Student Life Adopts a Stepped Care Approach to Mental Health

Nationally, and in the Miami community, the conversation around collegiate mental health seems ever-present. And for good reason; the national data around collegiate mental health is alarming. Data from the American College Health Association's annual survey in 2022 revealed that: 

  • 34% of students reported feeling nervous most of the time.
  • 12% reported feeling hopeless most of the time.
  • 41% reported that they received services at their university counseling center within the last 12 months. 

Additionally, the JED Foundation (2020) reports that 56% of students are significantly concerned with their ability to care for their mental health. 

Miami is not immune to these national trends. Student counseling service saw an 83% increase in the number of individual counseling appointments compared to ten years ago. There was a 52% increase in the number of individual clients in the 2021-22 year over the previous year. Miami’s office of the dean of students reports a 27% increase in the number of medical withdrawals and a 39% increase in the number of CARE team submissions in 2021 over 2019.

In response to these increasing needs, the Division of Student Life adopted a “stepped care” framework to organize Miami’s approach to student mental health care. This framework, adapted from Peter Cornish's Stepped Care 2.0 model (2020), is an evidenced-based, multi-staged approach to organizing the delivery of mental health care. 

A stepped care framework aims to capture and promote the full range of mental health services offered. Students often assume their only option for support is individual counseling. The framework ultimately ensures that students engage the right level of service or support as their needs change over time.

“Using this framework as our philosophical guide, we organized all of our mental health interventions and services by level of intensity and level of autonomy,” said Steve Large, Psy.D, assistant vice president for health and wellness. "The beauty is that it allows us to assess our current resources and services while simultaneously identifying potential gaps or opportunities for enhancement.”

The framework also brings together offices that support student mental health. For instance, the office of student wellness focuses on the more educational and prevention-based initiatives (lower intensity, higher autonomy) while student counseling service is more involved on the other side of the services spectrum (higher intensity, lower autonomy). 

Looking ahead, there is plenty of good news to share around student mental health at Miami. The recently adopted student mental health fee has expanded and enhanced our mental health efforts, including new prevention and education initiatives, individualized case management, and improved access to treatment options. 

Additionally, Miami’s institutional taskforce on student, faculty, and staff mental health will conclude their work this semester. They will provide recommendations that address the mental health of our staff, students, and faculty.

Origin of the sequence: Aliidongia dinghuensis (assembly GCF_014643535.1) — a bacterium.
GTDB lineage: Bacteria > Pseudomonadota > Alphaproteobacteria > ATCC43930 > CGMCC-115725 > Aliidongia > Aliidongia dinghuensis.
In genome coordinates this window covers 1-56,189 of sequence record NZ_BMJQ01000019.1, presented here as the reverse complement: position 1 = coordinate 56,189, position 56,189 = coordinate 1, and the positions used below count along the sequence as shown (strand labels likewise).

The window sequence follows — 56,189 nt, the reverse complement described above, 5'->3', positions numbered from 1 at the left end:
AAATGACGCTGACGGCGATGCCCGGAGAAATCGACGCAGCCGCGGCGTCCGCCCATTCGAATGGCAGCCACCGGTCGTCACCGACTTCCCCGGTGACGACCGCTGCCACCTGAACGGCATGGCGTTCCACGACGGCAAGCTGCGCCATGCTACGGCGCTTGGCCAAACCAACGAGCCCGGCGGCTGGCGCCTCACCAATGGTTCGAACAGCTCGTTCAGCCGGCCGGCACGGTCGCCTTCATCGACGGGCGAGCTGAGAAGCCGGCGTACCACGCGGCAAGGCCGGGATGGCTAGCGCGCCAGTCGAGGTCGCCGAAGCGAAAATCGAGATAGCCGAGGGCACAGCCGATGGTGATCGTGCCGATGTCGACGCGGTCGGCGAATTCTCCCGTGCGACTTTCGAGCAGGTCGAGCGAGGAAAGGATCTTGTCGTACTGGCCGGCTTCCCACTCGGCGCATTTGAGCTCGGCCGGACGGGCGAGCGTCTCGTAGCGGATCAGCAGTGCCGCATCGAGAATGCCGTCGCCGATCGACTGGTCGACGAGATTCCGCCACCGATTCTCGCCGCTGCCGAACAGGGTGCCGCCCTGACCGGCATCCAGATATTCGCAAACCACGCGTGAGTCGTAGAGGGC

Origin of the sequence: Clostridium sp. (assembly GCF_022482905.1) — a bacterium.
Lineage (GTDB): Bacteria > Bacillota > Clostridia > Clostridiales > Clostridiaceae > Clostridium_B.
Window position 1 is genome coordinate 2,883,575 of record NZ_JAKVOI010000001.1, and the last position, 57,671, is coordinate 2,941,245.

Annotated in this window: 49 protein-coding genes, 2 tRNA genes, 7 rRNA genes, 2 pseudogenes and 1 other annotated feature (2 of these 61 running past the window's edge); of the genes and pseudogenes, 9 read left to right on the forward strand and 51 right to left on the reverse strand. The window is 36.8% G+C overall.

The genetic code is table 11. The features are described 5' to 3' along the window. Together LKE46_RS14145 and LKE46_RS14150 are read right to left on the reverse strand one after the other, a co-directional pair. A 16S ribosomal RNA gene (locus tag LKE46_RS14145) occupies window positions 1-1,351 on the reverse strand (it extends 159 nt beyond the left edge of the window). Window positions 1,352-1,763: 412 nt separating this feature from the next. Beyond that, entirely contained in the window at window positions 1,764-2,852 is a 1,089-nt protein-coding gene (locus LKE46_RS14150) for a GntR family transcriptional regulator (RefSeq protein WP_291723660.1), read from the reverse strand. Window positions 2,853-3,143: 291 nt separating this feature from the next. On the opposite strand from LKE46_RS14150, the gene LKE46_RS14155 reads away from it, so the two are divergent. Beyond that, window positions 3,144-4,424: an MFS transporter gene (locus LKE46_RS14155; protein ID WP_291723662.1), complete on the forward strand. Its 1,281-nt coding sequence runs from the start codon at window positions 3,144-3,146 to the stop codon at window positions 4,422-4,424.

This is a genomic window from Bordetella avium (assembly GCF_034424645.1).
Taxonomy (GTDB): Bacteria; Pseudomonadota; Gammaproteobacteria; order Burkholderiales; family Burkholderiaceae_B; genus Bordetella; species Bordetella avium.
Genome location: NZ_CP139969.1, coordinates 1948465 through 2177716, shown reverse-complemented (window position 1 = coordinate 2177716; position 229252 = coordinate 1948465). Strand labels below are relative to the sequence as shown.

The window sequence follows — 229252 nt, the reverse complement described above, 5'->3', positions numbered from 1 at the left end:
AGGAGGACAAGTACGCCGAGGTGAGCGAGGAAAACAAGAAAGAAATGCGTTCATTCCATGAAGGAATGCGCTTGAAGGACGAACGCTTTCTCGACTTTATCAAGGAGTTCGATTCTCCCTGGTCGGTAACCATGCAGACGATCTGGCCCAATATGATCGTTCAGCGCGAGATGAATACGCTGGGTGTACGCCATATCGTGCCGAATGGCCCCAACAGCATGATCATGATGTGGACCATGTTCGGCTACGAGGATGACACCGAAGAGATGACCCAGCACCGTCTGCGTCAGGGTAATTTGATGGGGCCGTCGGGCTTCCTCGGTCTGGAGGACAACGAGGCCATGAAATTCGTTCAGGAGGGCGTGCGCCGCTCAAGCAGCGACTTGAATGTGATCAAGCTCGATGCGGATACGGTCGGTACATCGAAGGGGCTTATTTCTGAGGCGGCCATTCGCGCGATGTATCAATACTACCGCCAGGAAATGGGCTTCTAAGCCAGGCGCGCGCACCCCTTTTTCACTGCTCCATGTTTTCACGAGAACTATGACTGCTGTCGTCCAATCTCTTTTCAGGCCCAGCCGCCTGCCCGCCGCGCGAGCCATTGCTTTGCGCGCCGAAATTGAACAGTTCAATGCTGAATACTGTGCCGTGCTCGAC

“All of these efforts point to Miami’s distinct commitment to student mental health,” said Large. “The Miami community is special - in part because of this commitment, but also our valuing of authentic connection and honoring people’s journeys towards holistic wellness.”

Image is described in page content below.

Stepped Care Model Image Description

A stairstep chart starting at the bottom with level one and moving up and to the right to level nine. The x-axis of the chart is labeled "level of student autonomy / self advocacy" and ranges from high on the left to low on the right. The y-axis is labeled "program/intervention intensity" and starts low on the bottom up to high on the top. Levels are labeled and described below. 

  • Level 1: Online programming
    • AlcoholEdu
    • SAPU
    • DEI
  • Level 2: Peer Education
    • Step UP Bystander Intervention
    • FLOURISHMiami
    • Motivation Mondays
    • Behind Happy Faces
  • Level 3: Peer involvement and advocacy
    • Active Minds, HAWKS, PAVES
    • Coalition for a Health Community
    • Suicide Prevention Committee
  • Level 4: Self-help psychoeducation
    • Mental health videos
    • Mental health topics
  • Level 5: In-person psychoeducation
    • Virtual workshops
    • Sanction classes for AOD violations
  • Level 6: Consultation
    • H.O.P.E. Line
    • Campus Care
    • Medical Withdrawal
    • CARE Team
    • Disability services accommodations
    • Title IX services and support
  • Level 7: Group Therapy
    • Support groups
    • Group counseling
  • Level 8: Individual Therapy
    • Face-to-face therapy
    • Telebehavioral health
    • Medication management
    • Screening/assessment
  • Level 9: Off-campus referral
    • Long-term treatment
    • IOP
    • Psychiatric hospitalization